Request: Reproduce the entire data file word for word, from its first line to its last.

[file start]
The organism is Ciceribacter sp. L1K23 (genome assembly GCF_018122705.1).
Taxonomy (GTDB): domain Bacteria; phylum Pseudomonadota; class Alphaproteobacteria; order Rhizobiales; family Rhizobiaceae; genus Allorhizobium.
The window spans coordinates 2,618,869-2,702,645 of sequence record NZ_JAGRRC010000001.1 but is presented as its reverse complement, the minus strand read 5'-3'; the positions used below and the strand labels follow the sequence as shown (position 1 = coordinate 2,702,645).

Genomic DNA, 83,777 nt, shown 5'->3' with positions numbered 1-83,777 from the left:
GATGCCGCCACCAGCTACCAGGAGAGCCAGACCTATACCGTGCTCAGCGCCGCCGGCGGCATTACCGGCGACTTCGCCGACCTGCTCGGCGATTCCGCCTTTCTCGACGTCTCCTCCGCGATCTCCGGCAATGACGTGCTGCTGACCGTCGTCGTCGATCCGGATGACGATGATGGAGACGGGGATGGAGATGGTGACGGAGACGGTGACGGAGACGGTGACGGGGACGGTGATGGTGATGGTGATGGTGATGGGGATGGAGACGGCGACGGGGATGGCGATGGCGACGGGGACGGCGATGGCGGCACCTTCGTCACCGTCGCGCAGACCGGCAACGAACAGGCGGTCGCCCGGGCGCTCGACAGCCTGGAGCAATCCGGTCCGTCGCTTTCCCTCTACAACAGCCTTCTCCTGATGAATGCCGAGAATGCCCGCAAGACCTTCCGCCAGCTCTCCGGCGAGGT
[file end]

The organism is Ciceribacter sp. L1K23 (genome assembly GCF_018122705.1).
Taxonomy (GTDB): domain Bacteria; phylum Pseudomonadota; class Alphaproteobacteria; order Rhizobiales; family Rhizobiaceae; genus Allorhizobium.
The window spans coordinates 2,618,869-2,702,645 of sequence record NZ_JAGRRC010000001.1 but is presented as its reverse complement, the minus strand read 5'-3'; the positions used below and the strand labels follow the sequence as shown (position 1 = coordinate 2,702,645).

Genomic DNA, 83,777 nt, shown 5'->3' with positions numbered 1-83,777 from the left:
GATGCCGCCACCAGCTACCAGGAGAGCCAGACCTATACCGTGCTCAGCGCCGCCGGCGGCATTACCGGCGACTTCGCCGACCTGCTCGGCGATTCCGCCTTTCTCGACGTCTCCTCCGCGATCTCCGGCAATGACGTGCTGCTGACCGTCGTCGTCGATCCGGATGACGATGATGGAGACGGGGATGGAGATGGTGACGGAGACGGTGACGGAGACGGTGACGGGGACGGTGATGGTGATGGTGATGGTGATGGGGATGGAGACGGCGACGGGGATGGCGATGGCGACGGGGACGGCGATGGCGGCACCTTCGTCACCGTCGCGCAGACCGGCAACGAACAGGCGGTCGCCCGGGCGCTCGACAGCCTGGAGCAATCCGGTCCGTCGCTTTCCCTCTACAACAGCCTTCTCCTGATGAATGCCGAGAATGCCCGCAAGACCTTCCGCCAGCTCTCCGGCGAGGT